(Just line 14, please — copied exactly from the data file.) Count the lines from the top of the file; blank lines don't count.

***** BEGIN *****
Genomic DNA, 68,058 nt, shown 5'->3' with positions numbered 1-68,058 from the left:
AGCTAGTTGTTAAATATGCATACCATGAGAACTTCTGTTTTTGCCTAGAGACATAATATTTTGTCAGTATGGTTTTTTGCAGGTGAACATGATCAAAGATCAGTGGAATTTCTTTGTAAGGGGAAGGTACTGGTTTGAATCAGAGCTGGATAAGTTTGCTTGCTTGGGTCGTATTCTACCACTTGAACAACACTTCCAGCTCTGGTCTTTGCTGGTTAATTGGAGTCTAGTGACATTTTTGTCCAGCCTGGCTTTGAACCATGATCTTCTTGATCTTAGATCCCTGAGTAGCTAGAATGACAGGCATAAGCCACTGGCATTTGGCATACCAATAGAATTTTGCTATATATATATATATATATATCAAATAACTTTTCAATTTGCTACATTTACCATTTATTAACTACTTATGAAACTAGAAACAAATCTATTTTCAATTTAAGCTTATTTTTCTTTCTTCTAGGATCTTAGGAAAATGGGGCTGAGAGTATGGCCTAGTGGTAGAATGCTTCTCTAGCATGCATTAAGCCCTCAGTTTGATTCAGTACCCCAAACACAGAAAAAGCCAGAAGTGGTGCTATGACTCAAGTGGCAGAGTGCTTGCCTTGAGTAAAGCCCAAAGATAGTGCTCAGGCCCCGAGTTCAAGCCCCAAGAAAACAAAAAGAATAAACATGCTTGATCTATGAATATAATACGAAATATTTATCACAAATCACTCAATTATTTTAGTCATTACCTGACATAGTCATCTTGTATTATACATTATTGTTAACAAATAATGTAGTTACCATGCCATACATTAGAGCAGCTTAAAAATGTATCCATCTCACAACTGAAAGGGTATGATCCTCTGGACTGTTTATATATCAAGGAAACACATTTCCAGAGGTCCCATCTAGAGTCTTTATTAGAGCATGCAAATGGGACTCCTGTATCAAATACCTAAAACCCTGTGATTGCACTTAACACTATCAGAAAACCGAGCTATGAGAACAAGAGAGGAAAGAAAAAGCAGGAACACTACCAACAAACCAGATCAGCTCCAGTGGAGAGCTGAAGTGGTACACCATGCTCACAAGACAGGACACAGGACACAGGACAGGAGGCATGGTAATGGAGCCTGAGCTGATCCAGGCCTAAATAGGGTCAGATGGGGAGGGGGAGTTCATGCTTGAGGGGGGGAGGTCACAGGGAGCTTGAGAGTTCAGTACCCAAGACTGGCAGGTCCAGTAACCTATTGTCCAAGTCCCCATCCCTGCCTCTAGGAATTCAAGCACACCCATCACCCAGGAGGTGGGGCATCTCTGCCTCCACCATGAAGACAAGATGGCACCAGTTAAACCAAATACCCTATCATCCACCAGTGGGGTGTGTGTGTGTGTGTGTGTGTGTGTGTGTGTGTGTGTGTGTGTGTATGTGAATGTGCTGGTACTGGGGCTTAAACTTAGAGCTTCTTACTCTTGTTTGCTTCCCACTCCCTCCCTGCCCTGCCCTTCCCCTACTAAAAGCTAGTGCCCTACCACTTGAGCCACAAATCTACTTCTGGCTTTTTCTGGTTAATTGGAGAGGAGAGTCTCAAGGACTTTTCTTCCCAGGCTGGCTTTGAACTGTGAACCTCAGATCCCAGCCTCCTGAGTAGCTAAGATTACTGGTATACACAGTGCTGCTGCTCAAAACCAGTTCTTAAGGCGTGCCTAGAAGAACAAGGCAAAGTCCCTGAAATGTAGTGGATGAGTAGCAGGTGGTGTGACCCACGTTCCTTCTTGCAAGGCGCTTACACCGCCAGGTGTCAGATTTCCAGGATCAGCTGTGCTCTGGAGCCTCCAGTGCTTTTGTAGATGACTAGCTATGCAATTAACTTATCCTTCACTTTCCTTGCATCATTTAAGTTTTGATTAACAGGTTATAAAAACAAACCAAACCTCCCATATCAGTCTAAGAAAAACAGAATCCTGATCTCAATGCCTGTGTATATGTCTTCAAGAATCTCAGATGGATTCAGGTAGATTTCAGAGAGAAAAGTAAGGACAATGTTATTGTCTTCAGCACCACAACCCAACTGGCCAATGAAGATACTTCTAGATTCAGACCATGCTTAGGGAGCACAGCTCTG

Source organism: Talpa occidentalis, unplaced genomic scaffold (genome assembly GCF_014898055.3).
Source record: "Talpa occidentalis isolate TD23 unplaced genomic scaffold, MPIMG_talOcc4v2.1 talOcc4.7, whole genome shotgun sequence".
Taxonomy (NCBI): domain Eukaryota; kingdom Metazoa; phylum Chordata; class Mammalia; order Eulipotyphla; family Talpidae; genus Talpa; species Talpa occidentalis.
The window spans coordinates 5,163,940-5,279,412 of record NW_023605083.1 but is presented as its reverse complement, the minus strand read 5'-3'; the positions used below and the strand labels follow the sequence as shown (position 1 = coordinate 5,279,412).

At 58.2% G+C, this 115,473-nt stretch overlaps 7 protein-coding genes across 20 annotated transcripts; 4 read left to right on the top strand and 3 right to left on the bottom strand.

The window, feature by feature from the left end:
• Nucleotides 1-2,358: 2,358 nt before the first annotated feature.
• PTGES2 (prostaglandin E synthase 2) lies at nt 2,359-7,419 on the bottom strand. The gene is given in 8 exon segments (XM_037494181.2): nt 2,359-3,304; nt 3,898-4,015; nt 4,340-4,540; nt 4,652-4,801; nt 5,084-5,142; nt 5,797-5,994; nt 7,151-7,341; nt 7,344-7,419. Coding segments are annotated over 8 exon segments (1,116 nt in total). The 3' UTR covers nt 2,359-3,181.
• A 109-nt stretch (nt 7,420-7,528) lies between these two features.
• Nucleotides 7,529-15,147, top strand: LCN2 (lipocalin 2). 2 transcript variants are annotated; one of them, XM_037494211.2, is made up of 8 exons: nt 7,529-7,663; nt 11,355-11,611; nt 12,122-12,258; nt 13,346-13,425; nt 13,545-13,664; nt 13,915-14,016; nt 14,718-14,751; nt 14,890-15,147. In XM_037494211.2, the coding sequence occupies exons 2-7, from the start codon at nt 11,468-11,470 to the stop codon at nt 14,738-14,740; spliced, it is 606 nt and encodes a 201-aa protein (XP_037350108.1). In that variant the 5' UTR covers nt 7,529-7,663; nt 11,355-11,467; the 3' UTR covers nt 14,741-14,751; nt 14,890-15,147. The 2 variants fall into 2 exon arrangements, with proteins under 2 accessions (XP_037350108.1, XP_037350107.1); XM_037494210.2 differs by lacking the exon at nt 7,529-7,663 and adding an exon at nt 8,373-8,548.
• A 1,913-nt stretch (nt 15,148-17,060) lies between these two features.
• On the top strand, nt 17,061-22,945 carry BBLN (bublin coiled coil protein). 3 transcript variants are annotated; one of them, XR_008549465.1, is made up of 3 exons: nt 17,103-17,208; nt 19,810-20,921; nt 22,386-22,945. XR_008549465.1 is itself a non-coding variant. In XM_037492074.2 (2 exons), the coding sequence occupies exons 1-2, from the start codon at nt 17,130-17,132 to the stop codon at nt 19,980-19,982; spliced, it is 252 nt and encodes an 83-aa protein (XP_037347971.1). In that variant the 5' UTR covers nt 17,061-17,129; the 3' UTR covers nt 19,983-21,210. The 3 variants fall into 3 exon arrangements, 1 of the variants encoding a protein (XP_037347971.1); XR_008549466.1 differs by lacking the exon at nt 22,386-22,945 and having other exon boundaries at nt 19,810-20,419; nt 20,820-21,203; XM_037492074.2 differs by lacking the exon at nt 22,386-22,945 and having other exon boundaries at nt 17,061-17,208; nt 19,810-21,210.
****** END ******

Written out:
• On the top strand, nt 17,061-22,945 carry BBLN (bublin coiled coil protein). 3 transcript variants are annotated; one of them, XR_008549465.1, is made up of 3 exons: nt 17,103-17,208; nt 19,810-20,921; nt 22,386-22,945. XR_008549465.1 is itself a non-coding variant. In XM_037492074.2 (2 exons), the coding sequence occupies exons 1-2, from the start codon at nt 17,130-17,132 to the stop codon at nt 19,980-19,982; spliced, it is 252 nt and encodes an 83-aa protein (XP_037347971.1). In that variant the 5' UTR covers nt 17,061-17,129; the 3' UTR covers nt 19,983-21,210. The 3 variants fall into 3 exon arrangements, 1 of the variants encoding a protein (XP_037347971.1); XR_008549466.1 differs by lacking the exon at nt 22,386-22,945 and having other exon boundaries at nt 19,810-20,419; nt 20,820-21,203; XM_037492074.2 differs by lacking the exon at nt 22,386-22,945 and having other exon boundaries at nt 17,061-17,208; nt 19,810-21,210.